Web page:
Contrast is closely related to sharpness in that it influences how crisp the black text is on your white background. Newer LED monitors are almost too bright and need to be toned down when you unpack them, particularly if you are working at night or in an office with dimmed lighting. If you want a bit of extra help without getting overly technical in calibrating your monitor, have a look at the PhotoFriday Calibration Tool.

One obscure and often overlooked factor when shopping for a new monitor is the reflectivity of the monitor display and the bezel. You may be able to position your new glossy monitor such that you do not get any reflection from light sources in the room, but the bezel might beam the afternoon sun straight into your eyes. Bezel issues can usually be masked, so don’t discount an otherwise perfect monitor for that reason alone. I have even resorted to colouring a post-it note with a black marker and then trimming it to fit a spot that is causing problems. I have one monitor that I’m seriously considering repainting the entire face complete bezel in matte black. When you’re selecting and setting up a new monitor, you definitely want to avoid either direct or reflected specular light shining directly in your eyes. When possible use diffuse lighting sources in your office to eliminate this problem entirely.

Monitor Ergonomics and Efficiencies

Ergotron Dual Monitor Arms

You'll have to pry my Ergotron dual monitor arms from the clutches of my dead fingers.

Personally I like my monitors mounted on a swivel arms so I can reposition them easily and maximize the space on my desk. Many of the new monitors do not have VESA mounting holes so you are forced to keep them on their often shaky, plastic stands.  As with keyboards, we want to have our monitors positioned ergonomically – a comfortable reading distance away with the upper third of the monitor at eye level.  Monitor arms let you make these adjustments easily and change them if you grow fatigued in one position or just want to reorganize your desk.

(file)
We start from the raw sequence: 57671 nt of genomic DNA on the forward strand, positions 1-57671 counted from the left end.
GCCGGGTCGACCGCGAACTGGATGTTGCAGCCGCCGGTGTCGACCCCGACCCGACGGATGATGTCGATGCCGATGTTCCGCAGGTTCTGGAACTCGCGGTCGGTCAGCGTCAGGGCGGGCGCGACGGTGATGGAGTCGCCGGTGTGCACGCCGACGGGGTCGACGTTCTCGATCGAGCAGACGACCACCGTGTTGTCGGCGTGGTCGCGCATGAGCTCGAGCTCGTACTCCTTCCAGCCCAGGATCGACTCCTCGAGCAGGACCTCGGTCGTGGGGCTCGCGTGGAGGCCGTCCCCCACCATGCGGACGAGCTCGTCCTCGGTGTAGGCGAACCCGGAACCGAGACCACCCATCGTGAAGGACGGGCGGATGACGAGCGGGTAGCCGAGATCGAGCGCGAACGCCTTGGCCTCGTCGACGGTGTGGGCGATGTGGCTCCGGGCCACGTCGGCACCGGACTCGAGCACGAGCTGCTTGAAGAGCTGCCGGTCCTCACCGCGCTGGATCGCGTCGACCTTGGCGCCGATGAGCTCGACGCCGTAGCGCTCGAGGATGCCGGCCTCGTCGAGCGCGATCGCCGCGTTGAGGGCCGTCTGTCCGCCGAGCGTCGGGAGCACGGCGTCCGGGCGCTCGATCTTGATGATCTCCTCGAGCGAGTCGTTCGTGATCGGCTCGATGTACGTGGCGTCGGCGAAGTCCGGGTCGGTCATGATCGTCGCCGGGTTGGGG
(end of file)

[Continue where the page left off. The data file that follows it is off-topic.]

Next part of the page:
Final Tip – Swallow Your Pride

Assuming that your monitors are properly calibrated and positioned, there is one final step that can ease your eye strain at 2:00 am. This one is often the most difficult. It requires that you swallow a bit of pride and consider bumping up the default font size a wee bit in your favourite writing tools. Personally I struggle with this one somewhat. My eyesight is not what it used to be, but I am still pixel hungry and I want LOTS of screen real estate. My 17″ MacBook Pro is wonderful when I am on the road, working from a hotel desk, airport lounge or attending meetings. When it is on my desk in my office, it gets pushed back farther to allow for keyboards, track pads, notepads and general work clutter.   In my office the text on my near-perfect laptop seems a bit small. Consequently, I tend to do most of my writing on the larger external monitor and save the laptop screen for my research notes.

Whatever setup you decide on, don’t be afraid to make adjustments in font, calibration or monitor position if you feel it’s just not working out. I have found in the past that simply moving a monitor an inch or two can improve the legibility of the text dramatically.

Our objective at the end of the day is to write. Invest in a decent display for your work, set it up properly and you will find it pays for itself over and over on those late nights where you otherwise would have to pack it in because of eye fatigue.

Custom Furniture By Necessity

Custom furniture design came into our home by necessity. My wife and I simply grew tired of paying premium prices for low quality furniture that didn’t fit our lifestyle.  After several lengthy conversations together, I pulled all of my notes together and started drawing up plans in Google Sketchup for our next addition.  We had a long list of requirements, but once we had reviewed the final plans together, I started construction.   The end result was a five piece wall unit with an entertainment centre and ample lit display areas, including two curio cabinets.   Needless to say, when the project was installed, she was ecstatic.

Custom Furniture - Meeting Needs Of The Individual

Custom Furniture - Meeting Needs Of The Individual

Custom furniture is unique in that it is built to match the lifestyle and decor of an individual, family or office. Form, function and aesthetics all merge to deliver a piece of furniture which merges seamlessly into your world, unbound by the preconceptions of designers and manufacturers who are often working from plans that have been unchanged for decades. Having a Colonial styled entertainment centre is wonderful, but don’t you think it’s time the manufacturers made adjustments for flat screen televisions, surround sound audio, gaming systems, proper heat dissipation and managing bundles of power and data cables?